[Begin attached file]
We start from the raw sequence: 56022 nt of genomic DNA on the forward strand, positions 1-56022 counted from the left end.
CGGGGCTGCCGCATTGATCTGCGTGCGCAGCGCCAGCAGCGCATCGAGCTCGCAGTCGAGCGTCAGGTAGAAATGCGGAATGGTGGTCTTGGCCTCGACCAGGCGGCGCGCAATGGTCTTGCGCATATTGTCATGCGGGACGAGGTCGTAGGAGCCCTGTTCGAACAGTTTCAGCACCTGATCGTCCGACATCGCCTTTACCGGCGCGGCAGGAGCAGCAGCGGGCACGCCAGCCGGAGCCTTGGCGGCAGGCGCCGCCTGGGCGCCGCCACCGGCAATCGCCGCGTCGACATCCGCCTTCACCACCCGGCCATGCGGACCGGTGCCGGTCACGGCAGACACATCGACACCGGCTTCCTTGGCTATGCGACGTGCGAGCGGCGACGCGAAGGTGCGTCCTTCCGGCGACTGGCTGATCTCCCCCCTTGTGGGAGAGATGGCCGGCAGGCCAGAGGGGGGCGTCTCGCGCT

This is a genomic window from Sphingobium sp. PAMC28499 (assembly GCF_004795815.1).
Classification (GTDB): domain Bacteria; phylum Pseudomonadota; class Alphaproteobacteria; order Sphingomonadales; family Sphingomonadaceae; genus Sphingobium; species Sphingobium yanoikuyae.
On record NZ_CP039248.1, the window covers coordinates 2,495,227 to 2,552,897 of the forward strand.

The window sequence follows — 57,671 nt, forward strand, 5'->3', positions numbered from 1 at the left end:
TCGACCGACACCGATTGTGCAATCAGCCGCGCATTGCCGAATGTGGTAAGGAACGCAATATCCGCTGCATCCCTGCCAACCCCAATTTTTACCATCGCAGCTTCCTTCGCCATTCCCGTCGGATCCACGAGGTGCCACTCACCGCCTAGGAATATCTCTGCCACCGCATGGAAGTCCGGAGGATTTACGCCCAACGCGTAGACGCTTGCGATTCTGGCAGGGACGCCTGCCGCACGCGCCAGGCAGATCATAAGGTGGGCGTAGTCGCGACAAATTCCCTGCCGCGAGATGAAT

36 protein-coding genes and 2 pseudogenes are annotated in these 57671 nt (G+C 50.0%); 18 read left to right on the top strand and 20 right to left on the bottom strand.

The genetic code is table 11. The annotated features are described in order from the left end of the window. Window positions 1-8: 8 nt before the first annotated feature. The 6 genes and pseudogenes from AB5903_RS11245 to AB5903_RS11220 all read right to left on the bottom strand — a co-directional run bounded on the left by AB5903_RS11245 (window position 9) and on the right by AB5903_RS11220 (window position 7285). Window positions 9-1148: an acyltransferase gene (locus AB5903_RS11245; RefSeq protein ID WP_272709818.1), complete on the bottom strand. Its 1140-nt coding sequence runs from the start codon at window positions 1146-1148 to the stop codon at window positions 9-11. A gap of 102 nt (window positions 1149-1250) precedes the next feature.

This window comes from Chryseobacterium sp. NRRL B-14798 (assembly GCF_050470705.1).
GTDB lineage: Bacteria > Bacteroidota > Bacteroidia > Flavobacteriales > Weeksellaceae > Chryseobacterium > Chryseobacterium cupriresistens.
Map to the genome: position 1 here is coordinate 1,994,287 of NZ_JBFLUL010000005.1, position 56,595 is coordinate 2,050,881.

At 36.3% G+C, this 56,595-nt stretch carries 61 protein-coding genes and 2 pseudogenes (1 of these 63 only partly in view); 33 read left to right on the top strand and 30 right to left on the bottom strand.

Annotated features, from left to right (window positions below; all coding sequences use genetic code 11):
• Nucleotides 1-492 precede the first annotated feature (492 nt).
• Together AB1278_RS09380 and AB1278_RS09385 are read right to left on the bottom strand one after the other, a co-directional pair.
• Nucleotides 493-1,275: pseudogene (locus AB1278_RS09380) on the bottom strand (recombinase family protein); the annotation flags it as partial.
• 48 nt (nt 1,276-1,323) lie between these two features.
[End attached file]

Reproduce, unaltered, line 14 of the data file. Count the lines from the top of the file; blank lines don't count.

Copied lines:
Annotated features, from left to right (window positions below; all coding sequences use genetic code 11):